Weir Group’s proposal to merger with Finland’s Metso was rejected by the engineering firm which said the deal was not in the best interest of its shareholders.
The Wall Street Journal reported that Weir approached Metso with multi-billion dollar proposal to merge the companies that make equipment for the energy and mining sectors.
Metso rejected the offer, saying in a statement, “The Metso board remains extremely positive and confident in Metso's stand-alone growth and value creation prospects by pursuing its current strategy," Metso said. "As a consequence, the board has rejected Weir's proposal and sees no reason to commence discussions regarding a potential combination."
In response Weir said it had noted Metso's announcement and continues to believe in the strategic rational for bringing the two companies together. It added that there was no certainty it would revise the terms of its original proposal.
Weir had proposed an all-share merger under which Metso shareholders would receive 0.8400 Weir shares per Metso share held, resulting in Metso shareholders owning 37 percent of the combined company.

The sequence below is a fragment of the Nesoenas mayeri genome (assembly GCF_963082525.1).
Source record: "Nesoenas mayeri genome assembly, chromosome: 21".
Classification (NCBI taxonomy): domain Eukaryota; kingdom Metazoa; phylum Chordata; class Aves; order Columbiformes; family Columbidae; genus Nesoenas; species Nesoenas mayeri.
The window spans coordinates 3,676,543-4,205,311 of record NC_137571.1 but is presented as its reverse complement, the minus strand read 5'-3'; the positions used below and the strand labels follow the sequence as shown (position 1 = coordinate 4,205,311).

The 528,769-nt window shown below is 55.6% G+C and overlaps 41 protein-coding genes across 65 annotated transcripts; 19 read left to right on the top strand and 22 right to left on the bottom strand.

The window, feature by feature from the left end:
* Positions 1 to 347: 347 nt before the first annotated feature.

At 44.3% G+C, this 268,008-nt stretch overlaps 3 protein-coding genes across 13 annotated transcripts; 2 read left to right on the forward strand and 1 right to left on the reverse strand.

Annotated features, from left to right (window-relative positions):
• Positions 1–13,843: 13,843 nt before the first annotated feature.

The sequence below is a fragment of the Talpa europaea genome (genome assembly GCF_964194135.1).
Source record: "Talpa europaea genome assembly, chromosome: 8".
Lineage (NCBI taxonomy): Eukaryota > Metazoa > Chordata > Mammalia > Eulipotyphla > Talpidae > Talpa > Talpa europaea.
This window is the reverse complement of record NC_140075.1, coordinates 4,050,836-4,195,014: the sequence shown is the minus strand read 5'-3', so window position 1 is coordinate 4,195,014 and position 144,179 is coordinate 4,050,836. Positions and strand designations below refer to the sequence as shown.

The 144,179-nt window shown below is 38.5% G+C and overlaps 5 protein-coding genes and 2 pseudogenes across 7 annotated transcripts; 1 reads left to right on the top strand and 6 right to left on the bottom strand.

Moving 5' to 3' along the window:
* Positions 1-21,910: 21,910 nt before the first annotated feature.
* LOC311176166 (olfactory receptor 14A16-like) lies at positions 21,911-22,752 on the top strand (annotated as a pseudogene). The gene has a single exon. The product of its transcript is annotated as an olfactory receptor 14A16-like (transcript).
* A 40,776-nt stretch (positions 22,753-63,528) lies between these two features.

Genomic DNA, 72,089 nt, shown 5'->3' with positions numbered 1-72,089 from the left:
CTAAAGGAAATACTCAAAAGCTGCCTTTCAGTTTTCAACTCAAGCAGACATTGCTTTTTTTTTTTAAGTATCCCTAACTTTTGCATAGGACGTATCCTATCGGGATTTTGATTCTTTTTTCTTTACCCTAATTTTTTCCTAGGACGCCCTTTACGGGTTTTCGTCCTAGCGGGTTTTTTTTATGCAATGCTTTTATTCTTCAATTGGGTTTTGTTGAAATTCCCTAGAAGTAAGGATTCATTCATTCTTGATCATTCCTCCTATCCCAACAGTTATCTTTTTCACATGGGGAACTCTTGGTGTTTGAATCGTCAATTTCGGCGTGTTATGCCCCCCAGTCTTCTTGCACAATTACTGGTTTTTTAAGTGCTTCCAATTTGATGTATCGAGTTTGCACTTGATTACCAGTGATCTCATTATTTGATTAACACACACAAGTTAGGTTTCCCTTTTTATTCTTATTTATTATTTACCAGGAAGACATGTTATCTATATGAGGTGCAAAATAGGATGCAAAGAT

"The proposal was structured to enable the shareholders of both Metso and Weir to share in the very significant value creation that would result from material cost synergies in addition to further revenue synergies expected to be generated through the combination," Weir said in its statement.
Weir added that it had also proposed that the combined company would have a significant presence in, and long term commitment to Finland as well as the U.K. with listings in both countries. The combined company would also have shared management and board responsibilities.